Over these past few months of being employed, then unemployed, then employed, then unemployed, then finally employed again (man it’s been a crazy year!), when it comes to job hunting and interviewing, I feel like I’ve been through it all!  Well, that and I’ve been obsessively reading everything I can about careers and looking for a new job so my brain’s full of information and advice on how to interview like pro!

Anywho, since I’ve been employed for the past month and have actually had some time to reflect on my experience this summer, even though I’ve been in the workforce for over 4 years now (not including my 5 years working part-time while in school), I’ve discovered a bunch of new (or new to me) dos and don’ts when it comes to interviewing like a pro.

I know I wrote about ways to help you land a job in August, and I still think all of those job-finding pointers ring true, but I want to get into a bit more detail about interviewing specifically for today’s post. Wednesday I’ll be following this up with what not to do when interviewing, so make sure you check back for that! Ok, let’s begin…

1. Interview the interviewer as much as they are interviewing you

Ok, that’s a bit wordy, but what I mean is don’t just go into an interview and tell the interviewer what they want to hear just to better your chances of getting the job. As I learned this summer, it’s just as important to show the interviewer that you are a good fit for the role as it is to make sure the company and office culture are a good fit for you.

Sometimes it’s hard to think this way, especially when you are unemployed and desperate for work, but it’s better to find out beforehand if the company and/or job aren’t right for you rather than finding out after you’ve accepted the position.

2. Send a thank you note after your interview

As a nice courtesy after an interview, and as an excuse to reiterate your interest in the position, make sure to send an email thanking your interviewer for their time and for the opportunity to be considered for the job. Obviously, only do this if you actually want the job, but it’s an easy way to show the interviewer your professionalism and enthusiasm for the role.

Also, on a bit of a side note, if you do get an email or phone call from the interviewer (or whoever is in charge of hiring), make sure to respond back as soon as possible. These hiring people are dealing with a number of candidates so being prompt and following up will make a big difference.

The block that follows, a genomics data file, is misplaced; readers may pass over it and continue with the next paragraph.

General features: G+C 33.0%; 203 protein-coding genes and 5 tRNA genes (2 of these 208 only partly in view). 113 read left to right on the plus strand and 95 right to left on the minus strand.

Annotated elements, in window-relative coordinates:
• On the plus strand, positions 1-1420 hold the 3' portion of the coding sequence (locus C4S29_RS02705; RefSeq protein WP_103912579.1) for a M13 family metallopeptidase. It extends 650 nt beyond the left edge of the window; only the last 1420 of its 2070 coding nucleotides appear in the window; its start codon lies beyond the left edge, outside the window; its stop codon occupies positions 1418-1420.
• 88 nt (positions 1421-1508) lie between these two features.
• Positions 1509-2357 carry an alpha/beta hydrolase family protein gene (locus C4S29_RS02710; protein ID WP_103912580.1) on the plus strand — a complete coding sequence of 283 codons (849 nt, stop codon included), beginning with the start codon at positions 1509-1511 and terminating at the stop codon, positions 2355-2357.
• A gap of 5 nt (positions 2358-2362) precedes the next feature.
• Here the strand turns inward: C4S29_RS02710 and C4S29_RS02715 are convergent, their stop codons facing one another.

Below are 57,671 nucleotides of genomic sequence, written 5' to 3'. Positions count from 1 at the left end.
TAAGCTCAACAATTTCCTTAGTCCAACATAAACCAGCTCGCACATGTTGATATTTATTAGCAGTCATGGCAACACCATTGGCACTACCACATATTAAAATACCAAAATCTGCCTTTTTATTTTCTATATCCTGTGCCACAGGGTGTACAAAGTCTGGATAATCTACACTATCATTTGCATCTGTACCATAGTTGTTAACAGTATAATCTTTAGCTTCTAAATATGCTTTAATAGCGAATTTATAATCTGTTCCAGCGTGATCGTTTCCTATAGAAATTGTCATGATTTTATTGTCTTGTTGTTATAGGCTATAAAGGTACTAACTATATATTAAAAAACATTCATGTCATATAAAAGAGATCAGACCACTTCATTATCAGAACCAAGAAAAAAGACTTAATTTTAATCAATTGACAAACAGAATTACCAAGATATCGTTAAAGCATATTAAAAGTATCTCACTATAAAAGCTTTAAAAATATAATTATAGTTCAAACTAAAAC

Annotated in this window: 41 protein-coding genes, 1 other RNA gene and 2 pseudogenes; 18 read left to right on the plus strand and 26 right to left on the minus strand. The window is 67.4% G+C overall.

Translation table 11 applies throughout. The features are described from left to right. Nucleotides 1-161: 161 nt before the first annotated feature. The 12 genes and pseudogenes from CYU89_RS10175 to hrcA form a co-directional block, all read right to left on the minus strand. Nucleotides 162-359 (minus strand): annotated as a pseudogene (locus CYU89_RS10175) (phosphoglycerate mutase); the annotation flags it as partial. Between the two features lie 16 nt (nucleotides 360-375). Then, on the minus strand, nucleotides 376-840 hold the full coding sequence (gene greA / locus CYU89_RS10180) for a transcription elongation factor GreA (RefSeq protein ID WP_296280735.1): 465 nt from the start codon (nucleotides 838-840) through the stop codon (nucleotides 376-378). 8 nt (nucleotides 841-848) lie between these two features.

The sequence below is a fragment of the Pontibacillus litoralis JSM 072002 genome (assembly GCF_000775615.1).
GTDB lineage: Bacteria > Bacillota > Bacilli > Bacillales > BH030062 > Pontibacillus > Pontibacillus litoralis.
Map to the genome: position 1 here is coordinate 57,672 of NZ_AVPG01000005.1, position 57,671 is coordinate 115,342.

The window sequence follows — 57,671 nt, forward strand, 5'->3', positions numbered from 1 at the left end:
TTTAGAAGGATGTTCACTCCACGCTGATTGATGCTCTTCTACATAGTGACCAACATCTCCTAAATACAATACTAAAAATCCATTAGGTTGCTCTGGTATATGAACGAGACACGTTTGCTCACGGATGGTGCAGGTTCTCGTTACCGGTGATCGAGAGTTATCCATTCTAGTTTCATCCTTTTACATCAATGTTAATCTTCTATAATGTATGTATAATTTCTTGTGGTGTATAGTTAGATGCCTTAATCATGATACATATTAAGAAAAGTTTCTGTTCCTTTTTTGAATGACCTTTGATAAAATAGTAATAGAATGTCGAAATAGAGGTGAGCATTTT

3. Don’t think you have a job offer until you’ve actually signed the offer

It’s hard to not to get excited after an interview goes really well, and it’s even harder not to share with your friends and family that you think the job is in the bag, but a key thing to remember in order to avoid disappointment down the road is that you don’t have a job offer until you have it in writing.

To be fair, I actually got an offer over the phone for my current job, however I did still have to sign a formal offer and email it back within 24 hours.

That being said, there have been a few jobs I’ve interviewed for this summer that I was positive I was going to get but ended up being rejected for. As Ask a Manager always suggests to her readers, even if you think you’re going to get an offer, instead of waiting around for weeks on end, the best thing to do is mentally move on and keep applying to more jobs.

4. Do a ton of research before your interview

By that I mean you better know everything about the company, their business, and the position before you go into an interview. Interviews are stressful and sometimes nerve-racking, so the best plan of action is to be prepared for any question. The worst thing to happen in an interview is to be asked a question you don’t have an answer for (with the exception of those out-of-left-field questions like “If you were animal, what animal would you be?”).

For instance, you should know what your strengths and weaknesses are, have a good reason for leaving your last position, and be able to recount a time when you had a difficult work-related situation to overcome and how you resolved it. What I always do before any interview is make a list of practice questions then type out my answers the day before the interview so they are fresh in my mind for the next day.

5. Dress appropriately and arrive early

I kid you not, I once went to an interview and noticed that the person who was interviewing before me was wearing yoga pants. Yoga pants! My motto is you can never overdress for an interview. You want to look as mature and professional as possible, even if that means wearing really uncomfortable heels and putting flip-flops in your purse for afterwards.

As for being on time for an interview, I always try to be at least 10 to 15 minutes early for any interview just to give myself a good buffer. There was a time when I thought I was going to miss my interview time completely because Google Maps told me to go in the opposite direction of where the building was, but luckily I asked someone for the right directions and ran as fast as I could to make it on time (which I did thankfully).

I guess my third tip would be to not put all of your trust into Google Maps.

What are some of your tried and true tips to interview like a pro?

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